Your lawn might be able to thrive through hot and cold weather! If that’s the case, Zoysia grass is definitely on your lawn. Zoysia grass stays green for a longer period of time than other warm-season grass, often into the late fall. It’s also the first to turn green. Zoysia grass is a light or medium green color and very dense, which means you will need your rake out often for regular thatch maintenance!
Warm-season grass should be fertilized three times a year, surrounding the dormant winter season. The first time to fertilize is in early spring, then again in early summer, and finally in late summer. You can choose any one of our fertilizers at Simple Lawn Solutions for your grass care regimen, no matter the grass type, but these are the ones we suggest for your specific warm-season grass type:
Your area of the U.S. might have both cool-season and warm-season grass. This area is called the Transition Zone, which cuts through the middle of the country and has a mixed range of grass types. If you live in the transition zone, you could have completely different grass than your neighbors! Since the Transition Zone has the widest range of grass types, many homeowners misidentify their grass, which can lead to a lot of frustration when it comes to their grass care routine. The states in the Transition Zone include:
If you live in one of these states and are not seeing the right results in your lawn, then keep in mind that you might have cool-season OR warm-season grass.
Pay attention to your lawn, as it might have one of the grasses we have identified above based on characteristics like color, density, growth speed, blade shape, and more. If you’re still not confident, here are the most common grass types in the Transition Zone:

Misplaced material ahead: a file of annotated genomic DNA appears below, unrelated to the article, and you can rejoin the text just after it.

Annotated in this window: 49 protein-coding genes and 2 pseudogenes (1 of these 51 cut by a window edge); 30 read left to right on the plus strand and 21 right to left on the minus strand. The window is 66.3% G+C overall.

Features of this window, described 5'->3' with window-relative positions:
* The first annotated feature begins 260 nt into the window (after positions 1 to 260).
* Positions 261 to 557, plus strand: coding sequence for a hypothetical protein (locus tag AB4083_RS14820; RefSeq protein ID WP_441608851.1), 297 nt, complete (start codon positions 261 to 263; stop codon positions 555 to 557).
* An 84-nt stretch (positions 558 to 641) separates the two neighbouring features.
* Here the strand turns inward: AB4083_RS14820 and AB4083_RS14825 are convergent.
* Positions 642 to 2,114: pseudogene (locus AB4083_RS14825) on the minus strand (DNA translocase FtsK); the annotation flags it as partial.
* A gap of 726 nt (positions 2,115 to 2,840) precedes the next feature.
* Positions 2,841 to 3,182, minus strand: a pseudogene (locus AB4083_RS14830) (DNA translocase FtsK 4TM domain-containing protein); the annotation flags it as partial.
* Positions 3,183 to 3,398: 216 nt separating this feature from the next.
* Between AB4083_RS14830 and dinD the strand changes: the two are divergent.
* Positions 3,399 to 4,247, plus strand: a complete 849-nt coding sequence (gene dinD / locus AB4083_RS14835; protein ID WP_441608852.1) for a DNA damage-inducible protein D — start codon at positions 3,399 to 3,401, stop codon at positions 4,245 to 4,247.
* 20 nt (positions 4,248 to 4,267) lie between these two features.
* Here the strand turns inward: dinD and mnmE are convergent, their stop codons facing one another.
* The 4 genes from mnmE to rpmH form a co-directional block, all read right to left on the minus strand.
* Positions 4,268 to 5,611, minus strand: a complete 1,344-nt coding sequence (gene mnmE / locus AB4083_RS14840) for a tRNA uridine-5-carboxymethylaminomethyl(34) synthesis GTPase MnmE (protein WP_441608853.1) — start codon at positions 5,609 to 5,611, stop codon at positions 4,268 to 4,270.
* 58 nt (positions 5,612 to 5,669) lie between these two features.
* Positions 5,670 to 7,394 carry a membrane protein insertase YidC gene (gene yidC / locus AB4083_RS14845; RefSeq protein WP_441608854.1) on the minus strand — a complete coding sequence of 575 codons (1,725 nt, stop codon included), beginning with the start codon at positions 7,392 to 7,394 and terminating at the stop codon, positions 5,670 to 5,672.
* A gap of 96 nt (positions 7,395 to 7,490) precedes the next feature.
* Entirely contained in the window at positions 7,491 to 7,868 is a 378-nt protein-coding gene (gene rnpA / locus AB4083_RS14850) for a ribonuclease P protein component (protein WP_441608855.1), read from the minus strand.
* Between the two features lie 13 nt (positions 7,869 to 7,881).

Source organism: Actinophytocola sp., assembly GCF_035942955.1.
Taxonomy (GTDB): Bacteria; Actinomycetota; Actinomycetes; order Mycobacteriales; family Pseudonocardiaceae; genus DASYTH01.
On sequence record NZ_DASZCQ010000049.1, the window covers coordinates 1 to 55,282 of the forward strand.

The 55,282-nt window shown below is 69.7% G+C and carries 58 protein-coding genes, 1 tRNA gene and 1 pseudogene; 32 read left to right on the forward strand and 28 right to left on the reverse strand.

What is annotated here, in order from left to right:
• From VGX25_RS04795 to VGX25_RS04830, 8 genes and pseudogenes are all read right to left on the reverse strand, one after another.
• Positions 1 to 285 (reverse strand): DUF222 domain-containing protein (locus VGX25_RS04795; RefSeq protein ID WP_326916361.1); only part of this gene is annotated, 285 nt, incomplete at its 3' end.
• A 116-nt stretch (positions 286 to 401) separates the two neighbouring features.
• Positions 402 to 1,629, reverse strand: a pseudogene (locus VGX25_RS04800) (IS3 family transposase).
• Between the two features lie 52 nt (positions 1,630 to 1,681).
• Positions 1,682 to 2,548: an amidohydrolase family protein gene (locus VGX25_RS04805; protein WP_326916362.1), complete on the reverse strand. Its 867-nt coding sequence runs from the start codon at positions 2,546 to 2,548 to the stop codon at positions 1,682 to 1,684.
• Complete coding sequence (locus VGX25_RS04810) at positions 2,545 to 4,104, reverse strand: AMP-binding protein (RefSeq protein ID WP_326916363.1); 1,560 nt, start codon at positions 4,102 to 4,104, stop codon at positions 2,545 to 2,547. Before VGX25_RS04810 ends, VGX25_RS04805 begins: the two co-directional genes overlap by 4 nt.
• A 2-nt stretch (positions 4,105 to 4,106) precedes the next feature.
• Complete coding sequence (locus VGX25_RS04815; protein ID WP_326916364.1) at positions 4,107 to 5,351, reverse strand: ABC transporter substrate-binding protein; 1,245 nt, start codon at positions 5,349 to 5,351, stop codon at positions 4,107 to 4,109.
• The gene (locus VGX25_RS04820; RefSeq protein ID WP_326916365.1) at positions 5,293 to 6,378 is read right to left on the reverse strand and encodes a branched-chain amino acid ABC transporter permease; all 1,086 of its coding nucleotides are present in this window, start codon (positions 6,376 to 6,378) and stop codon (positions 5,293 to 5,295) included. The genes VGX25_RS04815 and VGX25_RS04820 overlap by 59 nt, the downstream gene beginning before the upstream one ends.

When in doubt, reach for our 16-4-8 Balanced Liquid Lawn fertilizer. It’s safe for any type of grass and will improve green, growth, root development, stress tolerance, and surviving disease.
Now that you feel confident in identifying your grass and your fertilizer schedule, you can bring in your personal grass care goals. Top off your fertilizer with one of our boosters. If you want taller grass, grab our Growth Booster. If your lawn is lackluster, you want our Green Booster. Want to make sure your nutrient levels are balanced? Our Lawn Energizer is key! No matter your grass type, whether cool-season or warm-season, any of our Lawn Boosters will work for you!
Instead of wasting your time and risking damage to your lawn, take your time identifying your grass type and planning your grass care routine. Pay attention to what your grass does in certain weather, and it will help you determine your next steps! Here at Simple Lawn Solutions, we have the products for whatever those next steps may be.
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Weed removal is not an easy feat. To make this lawn care task less overwhelming, consider breaking up the areas of your lawn into sections and every week tackling one section at a time. A phased approach will make weed removal more manageable. Later on, we will discuss proper weed removal and disposal to prevent further seeding and spread of grass weeds.